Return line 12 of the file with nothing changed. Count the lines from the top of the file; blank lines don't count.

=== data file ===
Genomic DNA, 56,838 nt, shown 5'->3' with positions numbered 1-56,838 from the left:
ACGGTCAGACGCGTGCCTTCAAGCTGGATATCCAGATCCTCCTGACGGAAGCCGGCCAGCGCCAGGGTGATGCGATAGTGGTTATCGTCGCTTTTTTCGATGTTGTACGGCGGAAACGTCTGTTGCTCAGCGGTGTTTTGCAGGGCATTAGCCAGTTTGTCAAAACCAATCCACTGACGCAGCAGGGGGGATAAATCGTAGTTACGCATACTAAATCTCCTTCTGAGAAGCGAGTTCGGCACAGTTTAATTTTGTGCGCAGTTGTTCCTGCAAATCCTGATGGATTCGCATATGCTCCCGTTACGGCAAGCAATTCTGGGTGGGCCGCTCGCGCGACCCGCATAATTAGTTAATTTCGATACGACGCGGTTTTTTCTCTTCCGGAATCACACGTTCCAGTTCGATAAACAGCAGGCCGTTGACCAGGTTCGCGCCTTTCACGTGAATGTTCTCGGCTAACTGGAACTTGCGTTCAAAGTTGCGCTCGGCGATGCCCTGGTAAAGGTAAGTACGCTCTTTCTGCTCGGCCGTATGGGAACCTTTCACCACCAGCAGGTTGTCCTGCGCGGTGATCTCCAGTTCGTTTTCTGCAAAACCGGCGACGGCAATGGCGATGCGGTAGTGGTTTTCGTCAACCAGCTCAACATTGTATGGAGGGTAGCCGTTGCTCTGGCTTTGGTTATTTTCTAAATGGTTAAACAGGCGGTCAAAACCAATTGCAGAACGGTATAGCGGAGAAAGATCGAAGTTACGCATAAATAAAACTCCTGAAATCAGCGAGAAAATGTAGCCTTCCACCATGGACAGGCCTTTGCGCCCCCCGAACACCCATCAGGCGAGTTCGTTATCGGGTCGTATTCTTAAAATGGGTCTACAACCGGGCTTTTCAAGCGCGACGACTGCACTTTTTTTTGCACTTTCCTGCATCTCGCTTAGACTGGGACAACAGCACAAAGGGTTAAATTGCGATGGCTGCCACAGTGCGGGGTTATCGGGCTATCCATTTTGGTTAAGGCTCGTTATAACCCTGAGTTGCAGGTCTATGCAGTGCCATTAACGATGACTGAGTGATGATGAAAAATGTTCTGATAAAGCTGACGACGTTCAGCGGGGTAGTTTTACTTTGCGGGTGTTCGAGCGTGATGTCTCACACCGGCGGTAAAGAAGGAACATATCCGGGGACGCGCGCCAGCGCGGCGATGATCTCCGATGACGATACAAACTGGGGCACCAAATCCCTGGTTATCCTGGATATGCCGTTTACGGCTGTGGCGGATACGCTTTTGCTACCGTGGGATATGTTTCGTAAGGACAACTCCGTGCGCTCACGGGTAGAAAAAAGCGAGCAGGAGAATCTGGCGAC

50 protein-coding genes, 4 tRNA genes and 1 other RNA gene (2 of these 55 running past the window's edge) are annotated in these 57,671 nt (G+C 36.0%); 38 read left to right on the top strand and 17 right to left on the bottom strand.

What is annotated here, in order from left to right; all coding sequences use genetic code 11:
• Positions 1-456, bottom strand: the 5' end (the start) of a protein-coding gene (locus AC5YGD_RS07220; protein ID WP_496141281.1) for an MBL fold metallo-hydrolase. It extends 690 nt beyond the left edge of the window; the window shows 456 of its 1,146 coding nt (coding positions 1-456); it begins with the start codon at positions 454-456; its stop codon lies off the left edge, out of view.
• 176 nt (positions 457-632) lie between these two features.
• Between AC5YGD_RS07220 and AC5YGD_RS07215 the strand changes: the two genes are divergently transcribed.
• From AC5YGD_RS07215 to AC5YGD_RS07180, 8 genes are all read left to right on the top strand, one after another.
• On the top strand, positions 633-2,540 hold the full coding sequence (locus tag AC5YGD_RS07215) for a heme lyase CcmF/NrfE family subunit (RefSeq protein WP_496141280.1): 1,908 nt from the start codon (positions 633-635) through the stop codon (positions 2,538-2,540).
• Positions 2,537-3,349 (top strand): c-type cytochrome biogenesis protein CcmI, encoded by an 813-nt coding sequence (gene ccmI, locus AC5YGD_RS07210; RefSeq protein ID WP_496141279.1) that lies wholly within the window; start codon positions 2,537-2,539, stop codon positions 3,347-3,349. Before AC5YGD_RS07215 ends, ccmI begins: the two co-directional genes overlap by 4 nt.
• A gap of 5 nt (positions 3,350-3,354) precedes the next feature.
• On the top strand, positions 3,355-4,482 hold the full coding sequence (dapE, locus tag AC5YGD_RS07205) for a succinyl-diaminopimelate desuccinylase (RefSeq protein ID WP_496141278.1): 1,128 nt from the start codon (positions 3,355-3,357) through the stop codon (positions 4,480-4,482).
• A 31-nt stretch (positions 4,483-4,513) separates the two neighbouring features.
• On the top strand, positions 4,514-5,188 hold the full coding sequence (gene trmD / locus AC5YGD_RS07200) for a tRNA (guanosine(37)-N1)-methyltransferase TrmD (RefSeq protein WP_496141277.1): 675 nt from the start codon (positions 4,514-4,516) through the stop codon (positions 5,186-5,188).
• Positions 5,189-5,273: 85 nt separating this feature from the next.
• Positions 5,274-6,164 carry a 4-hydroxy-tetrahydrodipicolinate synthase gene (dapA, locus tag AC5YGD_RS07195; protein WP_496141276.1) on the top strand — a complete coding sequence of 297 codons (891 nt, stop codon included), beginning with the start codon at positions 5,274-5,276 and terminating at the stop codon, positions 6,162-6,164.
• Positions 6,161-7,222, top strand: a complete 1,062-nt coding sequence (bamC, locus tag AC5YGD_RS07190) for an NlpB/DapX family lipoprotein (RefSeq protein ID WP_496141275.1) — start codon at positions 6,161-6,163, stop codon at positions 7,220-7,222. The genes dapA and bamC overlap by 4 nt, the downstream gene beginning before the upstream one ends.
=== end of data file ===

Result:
• On the top strand, positions 3,355-4,482 hold the full coding sequence (dapE, locus tag AC5YGD_RS07205) for a succinyl-diaminopimelate desuccinylase (RefSeq protein ID WP_496141278.1): 1,128 nt from the start codon (positions 3,355-3,357) through the stop codon (positions 4,480-4,482).